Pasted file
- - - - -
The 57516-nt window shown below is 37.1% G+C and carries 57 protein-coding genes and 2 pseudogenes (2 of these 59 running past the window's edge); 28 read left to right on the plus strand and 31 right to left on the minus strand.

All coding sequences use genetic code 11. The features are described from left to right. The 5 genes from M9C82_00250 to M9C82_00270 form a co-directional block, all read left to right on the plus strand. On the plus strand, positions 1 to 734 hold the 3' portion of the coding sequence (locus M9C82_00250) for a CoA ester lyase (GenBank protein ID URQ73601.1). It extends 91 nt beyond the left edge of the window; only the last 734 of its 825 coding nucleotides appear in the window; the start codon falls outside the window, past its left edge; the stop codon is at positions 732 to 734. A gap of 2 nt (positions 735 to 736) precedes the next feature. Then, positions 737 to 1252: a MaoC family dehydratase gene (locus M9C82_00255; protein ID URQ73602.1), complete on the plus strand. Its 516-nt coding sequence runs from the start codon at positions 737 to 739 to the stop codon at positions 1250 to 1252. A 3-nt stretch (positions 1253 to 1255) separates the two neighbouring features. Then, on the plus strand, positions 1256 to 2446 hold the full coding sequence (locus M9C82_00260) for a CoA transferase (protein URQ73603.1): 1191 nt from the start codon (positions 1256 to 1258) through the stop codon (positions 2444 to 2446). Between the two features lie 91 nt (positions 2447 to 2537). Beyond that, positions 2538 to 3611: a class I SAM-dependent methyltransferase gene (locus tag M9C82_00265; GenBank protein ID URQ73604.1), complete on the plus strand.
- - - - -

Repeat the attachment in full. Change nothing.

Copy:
The 57516-nt window shown below is 37.1% G+C and carries 57 protein-coding genes and 2 pseudogenes (2 of these 59 running past the window's edge); 28 read left to right on the plus strand and 31 right to left on the minus strand.

All coding sequences use genetic code 11. The features are described from left to right. The 5 genes from M9C82_00250 to M9C82_00270 form a co-directional block, all read left to right on the plus strand. On the plus strand, positions 1 to 734 hold the 3' portion of the coding sequence (locus M9C82_00250) for a CoA ester lyase (GenBank protein ID URQ73601.1). It extends 91 nt beyond the left edge of the window; only the last 734 of its 825 coding nucleotides appear in the window; the start codon falls outside the window, past its left edge; the stop codon is at positions 732 to 734. A gap of 2 nt (positions 735 to 736) precedes the next feature. Then, positions 737 to 1252: a MaoC family dehydratase gene (locus M9C82_00255; protein ID URQ73602.1), complete on the plus strand. Its 516-nt coding sequence runs from the start codon at positions 737 to 739 to the stop codon at positions 1250 to 1252. A 3-nt stretch (positions 1253 to 1255) separates the two neighbouring features. Then, on the plus strand, positions 1256 to 2446 hold the full coding sequence (locus M9C82_00260) for a CoA transferase (protein URQ73603.1): 1191 nt from the start codon (positions 1256 to 1258) through the stop codon (positions 2444 to 2446). Between the two features lie 91 nt (positions 2447 to 2537). Beyond that, positions 2538 to 3611: a class I SAM-dependent methyltransferase gene (locus tag M9C82_00265; GenBank protein ID URQ73604.1), complete on the plus strand.